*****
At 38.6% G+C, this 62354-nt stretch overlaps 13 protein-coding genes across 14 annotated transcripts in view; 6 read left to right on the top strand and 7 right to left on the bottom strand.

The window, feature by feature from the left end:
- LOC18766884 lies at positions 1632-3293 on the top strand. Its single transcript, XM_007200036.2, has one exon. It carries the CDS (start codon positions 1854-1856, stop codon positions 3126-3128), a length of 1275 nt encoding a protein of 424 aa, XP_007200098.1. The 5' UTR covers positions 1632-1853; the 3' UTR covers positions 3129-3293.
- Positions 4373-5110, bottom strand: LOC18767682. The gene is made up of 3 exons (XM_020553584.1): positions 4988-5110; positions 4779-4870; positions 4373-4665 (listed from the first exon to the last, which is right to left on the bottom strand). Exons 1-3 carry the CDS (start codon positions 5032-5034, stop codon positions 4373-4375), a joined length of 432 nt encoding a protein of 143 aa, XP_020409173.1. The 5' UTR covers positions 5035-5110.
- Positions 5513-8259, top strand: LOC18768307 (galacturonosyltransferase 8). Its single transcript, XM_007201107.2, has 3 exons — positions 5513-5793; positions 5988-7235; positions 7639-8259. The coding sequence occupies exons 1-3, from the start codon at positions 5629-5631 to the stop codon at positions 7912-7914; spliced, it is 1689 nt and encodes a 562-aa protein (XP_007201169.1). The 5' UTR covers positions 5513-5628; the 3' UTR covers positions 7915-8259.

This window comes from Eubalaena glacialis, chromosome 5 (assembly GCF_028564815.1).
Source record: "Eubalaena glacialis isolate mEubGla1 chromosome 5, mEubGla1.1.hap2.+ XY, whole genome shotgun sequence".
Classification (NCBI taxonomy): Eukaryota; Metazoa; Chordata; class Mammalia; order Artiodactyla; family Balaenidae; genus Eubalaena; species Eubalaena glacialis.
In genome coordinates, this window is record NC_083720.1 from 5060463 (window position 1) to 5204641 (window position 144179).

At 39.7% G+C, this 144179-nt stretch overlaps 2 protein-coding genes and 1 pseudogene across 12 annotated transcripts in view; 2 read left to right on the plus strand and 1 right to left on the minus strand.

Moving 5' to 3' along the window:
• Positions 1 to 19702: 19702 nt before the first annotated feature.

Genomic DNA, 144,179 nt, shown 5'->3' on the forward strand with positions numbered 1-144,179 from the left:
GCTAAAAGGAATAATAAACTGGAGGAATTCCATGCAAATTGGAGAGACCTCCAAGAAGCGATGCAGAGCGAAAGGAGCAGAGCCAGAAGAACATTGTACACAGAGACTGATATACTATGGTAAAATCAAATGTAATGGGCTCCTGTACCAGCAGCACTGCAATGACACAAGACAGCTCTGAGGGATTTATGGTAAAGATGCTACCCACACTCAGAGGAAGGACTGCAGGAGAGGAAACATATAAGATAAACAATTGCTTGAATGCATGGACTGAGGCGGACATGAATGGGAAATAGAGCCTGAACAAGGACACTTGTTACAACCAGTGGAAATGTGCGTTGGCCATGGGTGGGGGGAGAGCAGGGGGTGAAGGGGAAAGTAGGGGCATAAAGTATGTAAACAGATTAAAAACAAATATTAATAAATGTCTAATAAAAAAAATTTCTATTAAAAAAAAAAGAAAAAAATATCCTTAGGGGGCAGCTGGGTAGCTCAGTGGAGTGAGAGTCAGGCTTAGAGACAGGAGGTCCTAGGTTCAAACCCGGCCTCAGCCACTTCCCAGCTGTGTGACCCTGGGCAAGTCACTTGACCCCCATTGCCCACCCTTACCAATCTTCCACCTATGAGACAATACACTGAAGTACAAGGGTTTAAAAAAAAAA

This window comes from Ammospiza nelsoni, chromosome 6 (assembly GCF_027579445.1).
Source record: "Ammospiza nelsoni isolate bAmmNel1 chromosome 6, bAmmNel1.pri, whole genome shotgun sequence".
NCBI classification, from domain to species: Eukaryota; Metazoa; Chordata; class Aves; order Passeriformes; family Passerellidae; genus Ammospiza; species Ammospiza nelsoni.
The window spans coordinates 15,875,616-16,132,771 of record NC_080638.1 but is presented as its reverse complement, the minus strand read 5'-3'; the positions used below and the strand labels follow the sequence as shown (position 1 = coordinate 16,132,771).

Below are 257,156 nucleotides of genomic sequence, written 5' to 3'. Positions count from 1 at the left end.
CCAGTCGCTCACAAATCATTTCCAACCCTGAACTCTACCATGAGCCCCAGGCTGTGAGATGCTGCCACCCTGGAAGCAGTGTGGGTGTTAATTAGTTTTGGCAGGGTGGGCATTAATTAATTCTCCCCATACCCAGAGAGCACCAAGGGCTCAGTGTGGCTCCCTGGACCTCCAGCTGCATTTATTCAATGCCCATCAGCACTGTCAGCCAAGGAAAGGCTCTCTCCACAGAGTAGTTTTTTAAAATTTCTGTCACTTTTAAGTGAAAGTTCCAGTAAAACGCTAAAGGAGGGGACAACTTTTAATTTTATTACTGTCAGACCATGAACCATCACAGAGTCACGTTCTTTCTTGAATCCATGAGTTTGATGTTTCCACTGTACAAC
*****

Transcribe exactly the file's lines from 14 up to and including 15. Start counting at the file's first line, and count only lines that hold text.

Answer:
GCTAAAAGGAATAATAAACTGGAGGAATTCCATGCAAATTGGAGAGACCTCCAAGAAGCGATGCAGAGCGAAAGGAGCAGAGCCAGAAGAACATTGTACACAGAGACTGATATACTATGGTAAAATCAAATGTAATGGGCTCCTGTACCAGCAGCACTGCAATGACACAAGACAGCTCTGAGGGATTTATGGTAAAGATGCTACCCACACTCAGAGGAAGGACTGCAGGAGAGGAAACATATAAGATAAACAATTGCTTGAATGCATGGACTGAGGCGGACATGAATGGGAAATAGAGCCTGAACAAGGACACTTGTTACAACCAGTGGAAATGTGCGTTGGCCATGGGTGGGGGGAGAGCAGGGGGTGAAGGGGAAAGTAGGGGCATAAAGTATGTAAACAGATTAAAAACAAATATTAATAAATGTCTAATAAAAAAAATTTCTATTAAAAAAAAAAGAAAAAAATATCCTTAGGGGGCAGCTGGGTAGCTCAGTGGAGTGAGAGTCAGGCTTAGAGACAGGAGGTCCTAGGTTCAAACCCGGCCTCAGCCACTTCCCAGCTGTGTGACCCTGGGCAAGTCACTTGACCCCCATTGCCCACCCTTACCAATCTTCCACCTATGAGACAATACACTGAAGTACAAGGGTTTAAAAAAAAAA

This window comes from Ammospiza nelsoni, chromosome 6 (assembly GCF_027579445.1).